Without question, healthcare providers and the companies that support them operate in an elevated cybersecurity risk environment. And when a cybersecurity incident occurs, the ensuing regulatory inquiries and/or litigation often focus on whether the entity followed recognized security practices. The National Institute of Standards and Technology (NIST) Cybersecurity Framework has long been one of the most widely recognized sources of recommended security practices, even as some of its guidance has become outdated. This is especially true for its HIPAA security guidance, as the NIST publication “An Introductory Resource Guide for Implementing the Health Insurance Portability and Accountability Act (HIPAA) Security Rule” was published in 2008. Office for Civil Rights investigations now routinely ask for evidence that an organization has implemented “recognized security practices”, typically in alignment with the NIST Cybersecurity Framework. The challenges presented by aging NIST guidance cause frustration for many of our clients
But in a move that feels long overdue, NIST has finally published a draft update to its healthcare cybersecurity guide, Special Publication 800-66r1. We’re excited to share our “unboxing” of the updated compilation of guidance and references, useful to anyone interested in healthcare cybersecurity. The draft of 800-66r2, titled “Implementing the HIPAA Security Rule: A Cybersecurity Resource Guide,” is open for public comment until Sept. 21, 2022.
While remaining essentially true to the structure of the original 800-66 publication, the draft revision adds substantial details. The main body of the document contains significantly expanded guidance on risk assessments and risk management. The appendices have been largely reworked and feature extensive resources to aid in performing risk assessments, especially with regard to threat modeling. The update to the original “Security Rule Standards and Implementation Specifications Crosswalk” appendix combines the many NIST publications issued in the intervening years between the release of 800-66r1 and the draft of 800-66r2.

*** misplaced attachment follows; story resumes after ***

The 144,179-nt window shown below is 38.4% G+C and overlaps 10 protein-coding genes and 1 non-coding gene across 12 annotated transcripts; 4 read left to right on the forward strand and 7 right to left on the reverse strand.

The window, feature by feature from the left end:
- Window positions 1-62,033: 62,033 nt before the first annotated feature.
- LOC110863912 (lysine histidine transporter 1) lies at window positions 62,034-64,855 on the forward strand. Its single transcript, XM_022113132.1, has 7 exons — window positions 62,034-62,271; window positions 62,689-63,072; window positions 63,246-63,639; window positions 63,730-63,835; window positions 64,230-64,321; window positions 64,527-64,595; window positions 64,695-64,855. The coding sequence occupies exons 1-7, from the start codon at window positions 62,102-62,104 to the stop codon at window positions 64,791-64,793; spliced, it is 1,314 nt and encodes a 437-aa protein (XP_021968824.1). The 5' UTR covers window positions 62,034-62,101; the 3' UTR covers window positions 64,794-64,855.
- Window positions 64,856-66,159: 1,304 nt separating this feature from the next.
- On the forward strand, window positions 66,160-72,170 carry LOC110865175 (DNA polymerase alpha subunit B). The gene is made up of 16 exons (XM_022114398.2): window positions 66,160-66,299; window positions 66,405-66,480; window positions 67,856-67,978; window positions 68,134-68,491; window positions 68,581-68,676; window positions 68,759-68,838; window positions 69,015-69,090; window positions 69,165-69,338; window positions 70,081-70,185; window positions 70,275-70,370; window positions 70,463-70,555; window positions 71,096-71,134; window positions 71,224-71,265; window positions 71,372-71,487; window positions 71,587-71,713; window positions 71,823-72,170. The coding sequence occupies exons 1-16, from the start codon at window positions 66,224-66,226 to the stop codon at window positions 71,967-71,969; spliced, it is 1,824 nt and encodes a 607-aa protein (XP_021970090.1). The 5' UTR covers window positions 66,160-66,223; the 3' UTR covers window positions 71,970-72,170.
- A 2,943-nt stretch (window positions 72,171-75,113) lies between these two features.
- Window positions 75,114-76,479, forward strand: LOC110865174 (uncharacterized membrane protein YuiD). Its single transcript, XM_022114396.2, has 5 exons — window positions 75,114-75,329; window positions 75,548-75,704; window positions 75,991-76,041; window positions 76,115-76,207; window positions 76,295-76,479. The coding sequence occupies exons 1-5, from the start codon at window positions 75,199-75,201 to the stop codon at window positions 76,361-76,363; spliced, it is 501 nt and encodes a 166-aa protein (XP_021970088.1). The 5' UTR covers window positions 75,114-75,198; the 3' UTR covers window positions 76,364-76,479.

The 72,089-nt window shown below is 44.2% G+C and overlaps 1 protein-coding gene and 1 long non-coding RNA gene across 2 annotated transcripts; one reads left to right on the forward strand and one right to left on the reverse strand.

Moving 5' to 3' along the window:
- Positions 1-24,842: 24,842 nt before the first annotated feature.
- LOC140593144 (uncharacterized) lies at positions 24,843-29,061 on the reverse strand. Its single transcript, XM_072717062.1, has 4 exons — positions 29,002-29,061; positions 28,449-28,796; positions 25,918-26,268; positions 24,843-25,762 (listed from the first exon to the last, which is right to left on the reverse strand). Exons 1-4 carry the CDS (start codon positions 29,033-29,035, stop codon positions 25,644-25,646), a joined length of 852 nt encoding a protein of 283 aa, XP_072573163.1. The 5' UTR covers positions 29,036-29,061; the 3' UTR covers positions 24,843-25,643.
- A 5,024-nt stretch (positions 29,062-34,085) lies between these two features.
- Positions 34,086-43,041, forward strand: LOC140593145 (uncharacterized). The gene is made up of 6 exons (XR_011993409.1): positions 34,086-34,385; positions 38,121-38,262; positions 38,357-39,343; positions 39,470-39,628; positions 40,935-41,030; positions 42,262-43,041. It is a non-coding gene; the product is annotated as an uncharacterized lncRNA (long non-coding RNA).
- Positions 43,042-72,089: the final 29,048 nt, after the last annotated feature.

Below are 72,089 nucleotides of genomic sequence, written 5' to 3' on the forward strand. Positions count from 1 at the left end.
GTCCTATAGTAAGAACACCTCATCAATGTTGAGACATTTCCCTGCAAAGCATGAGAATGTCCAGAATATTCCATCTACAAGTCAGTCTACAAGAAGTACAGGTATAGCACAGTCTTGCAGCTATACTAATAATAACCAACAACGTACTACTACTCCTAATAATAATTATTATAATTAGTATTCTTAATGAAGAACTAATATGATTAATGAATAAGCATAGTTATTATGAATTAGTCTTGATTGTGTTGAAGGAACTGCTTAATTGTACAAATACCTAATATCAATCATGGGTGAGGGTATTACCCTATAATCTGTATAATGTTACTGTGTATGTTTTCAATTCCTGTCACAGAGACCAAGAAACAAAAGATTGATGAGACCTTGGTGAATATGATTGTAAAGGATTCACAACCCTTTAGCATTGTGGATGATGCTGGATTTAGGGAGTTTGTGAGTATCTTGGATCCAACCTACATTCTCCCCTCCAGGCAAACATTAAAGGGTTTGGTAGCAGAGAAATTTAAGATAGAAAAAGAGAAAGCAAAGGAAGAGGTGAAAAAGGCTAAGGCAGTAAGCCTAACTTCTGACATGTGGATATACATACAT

Perhaps the most useful new feature in the revised draft, Appendix F – HIPAA Security Rule Resources (Informative) contains more than 10 pages of categorized and summarized links to other resources in 17 different categories. While these categories include several timeless and broad topics (Risk Assessment/Risk Management, Documentation Templates, Small Regulated Entities, Education, Training & Awareness, Protection of Organizational Resources and Data, Equipment and Data Loss, Contingency Planning, Supply Chain, Information Sharing, Access Control/Secure Remote Access, Cybersecurity Workforce), they also include more specific topics of particular relevance to the current security environment (Telehealth/Telemedicine Guidance, Mobile Device Security, Cloud Services, Ransomware & Phishing, Medical Device and Medical IoT Security, Telework). The revamped Appendix F essentially offers a guided tour to an extensive library of healthcare cybersecurity resources. It’s worth noting, however, that digesting the content of these resources may prove to be a heavy lift for already overburdened healthcare information security teams.
As in 800-66r1, the largest section of the revised draft is “Considerations When Implementing the HIPAA Security Rule,” which sets forth “Key Activities” with corresponding “Description” and “Sample Questions” in a tabular format. In several places, the draft adds updated material and references consistent with the way the cybersecurity landscape continues to develop. For example, in addressing authentication, the draft revision includes considerations regarding multifactor authentication and application programming interfaces (both absent from r1).
Although this draft is intended to incorporate suggestions from the hundreds of pre-draft comments NIST received, healthcare entities have until Sept. 21, 2022 to provide additional feedback. Still, the draft of 800-66r2 offers a wealth of content and concrete guidance that anyone addressing healthcare cybersecurity should be able to use immediately—a welcome tool considering the security challenges the sector faces right now.